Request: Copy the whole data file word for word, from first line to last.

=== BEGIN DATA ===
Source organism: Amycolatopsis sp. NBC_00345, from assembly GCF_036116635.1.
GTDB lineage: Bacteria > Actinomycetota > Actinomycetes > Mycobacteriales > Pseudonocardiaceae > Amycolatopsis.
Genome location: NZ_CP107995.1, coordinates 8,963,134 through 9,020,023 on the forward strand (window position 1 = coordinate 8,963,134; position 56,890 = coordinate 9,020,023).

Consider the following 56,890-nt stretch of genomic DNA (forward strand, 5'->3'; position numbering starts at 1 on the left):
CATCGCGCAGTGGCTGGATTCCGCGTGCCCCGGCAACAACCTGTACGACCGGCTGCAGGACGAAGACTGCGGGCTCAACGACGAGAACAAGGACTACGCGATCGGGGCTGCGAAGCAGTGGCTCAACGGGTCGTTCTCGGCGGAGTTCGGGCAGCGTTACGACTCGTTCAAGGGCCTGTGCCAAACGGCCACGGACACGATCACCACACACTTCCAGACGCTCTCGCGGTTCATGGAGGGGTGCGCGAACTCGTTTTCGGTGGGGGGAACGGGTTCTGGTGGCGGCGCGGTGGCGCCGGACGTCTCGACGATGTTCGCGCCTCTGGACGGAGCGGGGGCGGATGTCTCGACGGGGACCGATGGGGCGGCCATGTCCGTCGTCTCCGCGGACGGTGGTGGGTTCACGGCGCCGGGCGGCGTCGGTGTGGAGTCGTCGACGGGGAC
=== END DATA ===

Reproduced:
Source organism: Amycolatopsis sp. NBC_00345, from assembly GCF_036116635.1.
GTDB lineage: Bacteria > Actinomycetota > Actinomycetes > Mycobacteriales > Pseudonocardiaceae > Amycolatopsis.
Genome location: NZ_CP107995.1, coordinates 8,963,134 through 9,020,023 on the forward strand (window position 1 = coordinate 8,963,134; position 56,890 = coordinate 9,020,023).

Consider the following 56,890-nt stretch of genomic DNA (forward strand, 5'->3'; position numbering starts at 1 on the left):
CATCGCGCAGTGGCTGGATTCCGCGTGCCCCGGCAACAACCTGTACGACCGGCTGCAGGACGAAGACTGCGGGCTCAACGACGAGAACAAGGACTACGCGATCGGGGCTGCGAAGCAGTGGCTCAACGGGTCGTTCTCGGCGGAGTTCGGGCAGCGTTACGACTCGTTCAAGGGCCTGTGCCAAACGGCCACGGACACGATCACCACACACTTCCAGACGCTCTCGCGGTTCATGGAGGGGTGCGCGAACTCGTTTTCGGTGGGGGGAACGGGTTCTGGTGGCGGCGCGGTGGCGCCGGACGTCTCGACGATGTTCGCGCCTCTGGACGGAGCGGGGGCGGATGTCTCGACGGGGACCGATGGGGCGGCCATGTCCGTCGTCTCCGCGGACGGTGGTGGGTTCACGGCGCCGGGCGGCGTCGGTGTGGAGTCGTCGACGGGGAC